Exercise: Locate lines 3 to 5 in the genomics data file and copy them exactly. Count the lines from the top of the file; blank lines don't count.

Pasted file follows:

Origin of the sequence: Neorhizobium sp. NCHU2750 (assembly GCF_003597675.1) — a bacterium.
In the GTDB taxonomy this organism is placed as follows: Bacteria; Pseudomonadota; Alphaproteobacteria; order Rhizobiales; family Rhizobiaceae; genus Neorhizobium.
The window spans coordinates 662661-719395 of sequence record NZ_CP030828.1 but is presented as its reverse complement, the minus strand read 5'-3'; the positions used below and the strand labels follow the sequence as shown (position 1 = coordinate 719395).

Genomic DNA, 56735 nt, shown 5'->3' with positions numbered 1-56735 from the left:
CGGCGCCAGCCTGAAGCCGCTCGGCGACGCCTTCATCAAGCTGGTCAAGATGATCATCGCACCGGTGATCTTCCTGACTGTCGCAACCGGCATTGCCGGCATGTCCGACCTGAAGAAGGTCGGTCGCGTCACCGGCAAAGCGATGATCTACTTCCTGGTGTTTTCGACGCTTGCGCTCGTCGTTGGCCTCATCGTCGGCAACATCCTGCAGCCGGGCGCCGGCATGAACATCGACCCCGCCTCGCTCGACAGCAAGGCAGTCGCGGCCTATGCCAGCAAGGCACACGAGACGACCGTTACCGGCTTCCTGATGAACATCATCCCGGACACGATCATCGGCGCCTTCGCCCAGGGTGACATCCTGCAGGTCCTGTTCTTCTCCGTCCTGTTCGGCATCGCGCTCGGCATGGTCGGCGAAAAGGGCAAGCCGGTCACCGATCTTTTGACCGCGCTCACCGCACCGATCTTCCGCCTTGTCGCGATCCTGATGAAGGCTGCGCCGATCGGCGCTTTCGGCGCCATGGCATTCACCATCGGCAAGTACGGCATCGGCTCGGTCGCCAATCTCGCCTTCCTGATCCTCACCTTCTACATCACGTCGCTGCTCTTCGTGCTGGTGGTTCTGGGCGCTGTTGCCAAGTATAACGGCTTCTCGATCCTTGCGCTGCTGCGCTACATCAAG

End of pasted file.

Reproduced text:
The window spans coordinates 662661-719395 of sequence record NZ_CP030828.1 but is presented as its reverse complement, the minus strand read 5'-3'; the positions used below and the strand labels follow the sequence as shown (position 1 = coordinate 719395).

Genomic DNA, 56735 nt, shown 5'->3' with positions numbered 1-56735 from the left:
CGGCGCCAGCCTGAAGCCGCTCGGCGACGCCTTCATCAAGCTGGTCAAGATGATCATCGCACCGGTGATCTTCCTGACTGTCGCAACCGGCATTGCCGGCATGTCCGACCTGAAGAAGGTCGGTCGCGTCACCGGCAAAGCGATGATCTACTTCCTGGTGTTTTCGACGCTTGCGCTCGTCGTTGGCCTCATCGTCGGCAACATCCTGCAGCCGGGCGCCGGCATGAACATCGACCCCGCCTCGCTCGACAGCAAGGCAGTCGCGGCCTATGCCAGCAAGGCACACGAGACGACCGTTACCGGCTTCCTGATGAACATCATCCCGGACACGATCATCGGCGCCTTCGCCCAGGGTGACATCCTGCAGGTCCTGTTCTTCTCCGTCCTGTTCGGCATCGCGCTCGGCATGGTCGGCGAAAAGGGCAAGCCGGTCACCGATCTTTTGACCGCGCTCACCGCACCGATCTTCCGCCTTGTCGCGATCCTGATGAAGGCTGCGCCGATCGGCGCTTTCGGCGCCATGGCATTCACCATCGGCAAGTACGGCATCGGCTCGGTCGCCAATCTCGCCTTCCTGATCCTCACCTTCTACATCACGTCGCTGCTCTTCGTGCTGGTGGTTCTGGGCGCTGTTGCCAAGTATAACGGCTTCTCGATCCTTGCGCTGCTGCGCTACATCAAG